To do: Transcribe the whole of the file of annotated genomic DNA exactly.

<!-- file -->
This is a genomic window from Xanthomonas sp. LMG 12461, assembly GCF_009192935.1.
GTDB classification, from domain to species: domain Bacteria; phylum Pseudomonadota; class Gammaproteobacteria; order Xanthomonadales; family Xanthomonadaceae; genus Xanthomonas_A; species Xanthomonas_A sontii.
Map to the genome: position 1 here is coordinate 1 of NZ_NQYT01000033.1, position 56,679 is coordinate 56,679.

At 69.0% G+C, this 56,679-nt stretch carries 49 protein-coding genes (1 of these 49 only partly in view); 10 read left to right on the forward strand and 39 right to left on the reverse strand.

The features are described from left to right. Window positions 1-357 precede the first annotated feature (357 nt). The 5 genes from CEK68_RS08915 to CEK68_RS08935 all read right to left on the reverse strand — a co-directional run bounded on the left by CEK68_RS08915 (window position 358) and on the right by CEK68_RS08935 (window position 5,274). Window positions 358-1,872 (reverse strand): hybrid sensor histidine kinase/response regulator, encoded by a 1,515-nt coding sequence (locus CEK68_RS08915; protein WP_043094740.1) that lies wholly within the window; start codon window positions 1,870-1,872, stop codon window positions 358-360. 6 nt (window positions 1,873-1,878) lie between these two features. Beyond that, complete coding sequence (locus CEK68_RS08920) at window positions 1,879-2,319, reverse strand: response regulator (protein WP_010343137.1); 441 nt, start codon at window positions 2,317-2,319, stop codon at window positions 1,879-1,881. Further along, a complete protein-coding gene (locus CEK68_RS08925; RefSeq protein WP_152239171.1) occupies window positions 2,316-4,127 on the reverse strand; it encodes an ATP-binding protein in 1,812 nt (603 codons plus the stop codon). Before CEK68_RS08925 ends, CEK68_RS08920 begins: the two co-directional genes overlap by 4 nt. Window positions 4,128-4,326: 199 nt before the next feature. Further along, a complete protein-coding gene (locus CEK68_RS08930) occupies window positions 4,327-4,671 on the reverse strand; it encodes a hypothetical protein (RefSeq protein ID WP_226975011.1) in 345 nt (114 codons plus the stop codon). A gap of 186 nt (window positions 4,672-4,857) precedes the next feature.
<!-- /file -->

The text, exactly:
This is a genomic window from Xanthomonas sp. LMG 12461, assembly GCF_009192935.1.
GTDB classification, from domain to species: domain Bacteria; phylum Pseudomonadota; class Gammaproteobacteria; order Xanthomonadales; family Xanthomonadaceae; genus Xanthomonas_A; species Xanthomonas_A sontii.
Map to the genome: position 1 here is coordinate 1 of NZ_NQYT01000033.1, position 56,679 is coordinate 56,679.

At 69.0% G+C, this 56,679-nt stretch carries 49 protein-coding genes (1 of these 49 only partly in view); 10 read left to right on the forward strand and 39 right to left on the reverse strand.

The features are described from left to right. Window positions 1-357 precede the first annotated feature (357 nt). The 5 genes from CEK68_RS08915 to CEK68_RS08935 all read right to left on the reverse strand — a co-directional run bounded on the left by CEK68_RS08915 (window position 358) and on the right by CEK68_RS08935 (window position 5,274). Window positions 358-1,872 (reverse strand): hybrid sensor histidine kinase/response regulator, encoded by a 1,515-nt coding sequence (locus CEK68_RS08915; protein WP_043094740.1) that lies wholly within the window; start codon window positions 1,870-1,872, stop codon window positions 358-360. 6 nt (window positions 1,873-1,878) lie between these two features. Beyond that, complete coding sequence (locus CEK68_RS08920) at window positions 1,879-2,319, reverse strand: response regulator (protein WP_010343137.1); 441 nt, start codon at window positions 2,317-2,319, stop codon at window positions 1,879-1,881. Further along, a complete protein-coding gene (locus CEK68_RS08925; RefSeq protein WP_152239171.1) occupies window positions 2,316-4,127 on the reverse strand; it encodes an ATP-binding protein in 1,812 nt (603 codons plus the stop codon). Before CEK68_RS08925 ends, CEK68_RS08920 begins: the two co-directional genes overlap by 4 nt. Window positions 4,128-4,326: 199 nt before the next feature. Further along, a complete protein-coding gene (locus CEK68_RS08930) occupies window positions 4,327-4,671 on the reverse strand; it encodes a hypothetical protein (RefSeq protein ID WP_226975011.1) in 345 nt (114 codons plus the stop codon). A gap of 186 nt (window positions 4,672-4,857) precedes the next feature.